Sweetney, like Barrett, was drafted in the lottery by the Knicks, although a bit lower at the ninth slot out of Georgetown University in 2003. His rookie year was filled with drama as well. Isiah Thomas was hired midseason to run basketball operations, ushering in an ignominious era for Knicks basketball. There were three head coaches in Sweetney’s rookie year alone — Don Chaney, Herb Williams and Lenny Wilkens. The team finished 39-43 that year and was swept in the first round of the playoffs. Sweetney had several veterans in front of him on the depth chart so he did not receive much playing time. His N.B.A. career lasted four years.
“There were so many distractions going on when I was there,” Sweetney said, “Me being a lottery pick and not living up to my expectations was probably the least of their worries.”
Sweetney said a source of counsel for him during that first year was Ewing, a fellow Georgetown Hoya who told him to keep being positive. Sweetney also received guidance from a certain fan.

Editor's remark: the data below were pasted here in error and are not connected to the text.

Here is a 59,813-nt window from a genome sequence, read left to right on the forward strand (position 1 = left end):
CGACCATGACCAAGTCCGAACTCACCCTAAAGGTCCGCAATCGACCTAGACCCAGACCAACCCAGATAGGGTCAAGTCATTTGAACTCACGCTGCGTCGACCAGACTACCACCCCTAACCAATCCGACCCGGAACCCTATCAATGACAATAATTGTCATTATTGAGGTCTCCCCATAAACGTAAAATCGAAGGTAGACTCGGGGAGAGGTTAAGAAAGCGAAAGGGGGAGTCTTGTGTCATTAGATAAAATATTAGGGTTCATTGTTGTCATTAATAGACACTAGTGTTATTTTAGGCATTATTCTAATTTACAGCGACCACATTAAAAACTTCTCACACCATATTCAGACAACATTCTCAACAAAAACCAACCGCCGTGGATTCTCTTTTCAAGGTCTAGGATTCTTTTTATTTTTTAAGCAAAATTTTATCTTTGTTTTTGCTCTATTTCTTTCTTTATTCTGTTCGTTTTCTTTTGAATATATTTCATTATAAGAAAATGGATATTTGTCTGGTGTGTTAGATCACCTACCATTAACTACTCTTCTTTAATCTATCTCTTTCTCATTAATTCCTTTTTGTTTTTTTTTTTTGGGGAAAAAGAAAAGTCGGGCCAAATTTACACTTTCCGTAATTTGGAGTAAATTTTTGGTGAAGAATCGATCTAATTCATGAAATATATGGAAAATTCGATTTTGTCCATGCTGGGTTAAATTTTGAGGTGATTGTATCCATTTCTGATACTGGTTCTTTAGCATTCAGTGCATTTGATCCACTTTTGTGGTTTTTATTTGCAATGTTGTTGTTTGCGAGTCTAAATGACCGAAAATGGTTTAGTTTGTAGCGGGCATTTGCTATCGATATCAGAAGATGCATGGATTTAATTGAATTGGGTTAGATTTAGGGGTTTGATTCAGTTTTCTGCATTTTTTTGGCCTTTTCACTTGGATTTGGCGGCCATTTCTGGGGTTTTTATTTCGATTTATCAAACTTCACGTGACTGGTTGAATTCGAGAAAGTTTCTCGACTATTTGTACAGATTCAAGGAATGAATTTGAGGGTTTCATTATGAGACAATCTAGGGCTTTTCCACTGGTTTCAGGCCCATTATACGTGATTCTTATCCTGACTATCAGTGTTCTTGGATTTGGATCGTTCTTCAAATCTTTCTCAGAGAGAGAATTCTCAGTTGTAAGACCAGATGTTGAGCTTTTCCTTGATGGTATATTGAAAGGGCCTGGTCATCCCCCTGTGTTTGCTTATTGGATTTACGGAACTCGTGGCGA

“Spike Lee wasn’t an ex-player, but he would always give me advice on New York City and what it means to be a Knick,” Sweetney said.
For Barrett, he will likely play for his third head coach next year (David Fizdale was fired in December; Mike Miller has been filling in as interim coach) and is already on his second team president. This year’s Knicks team will finish with a worse record than the one Sweetney played for in 2003.
“My advice to him is to keep being him,” Sweetney said. “Keep working hard. I think he’s built for New York. It’s not New York media, but he played with Zion Williamson. They always had the microscope on them.”
Some Knicks rookies have been drafted in the lottery into a stable Knicks franchise. One of them was Greg Anthony, now a TNT analyst. After having grown up as a Knicks fan, he was picked 12th in 1991. Those Knicks were a perennial playoff team anchored by Ewing and Coach Pat Riley, both future Hall of Famers. Anthony played all 82 games during his first year, coming off the bench and getting used to playing in high-pressure situations. Anthony was 24, and unlike many lottery picks these days he was not just a year removed from high school. That probably helped him.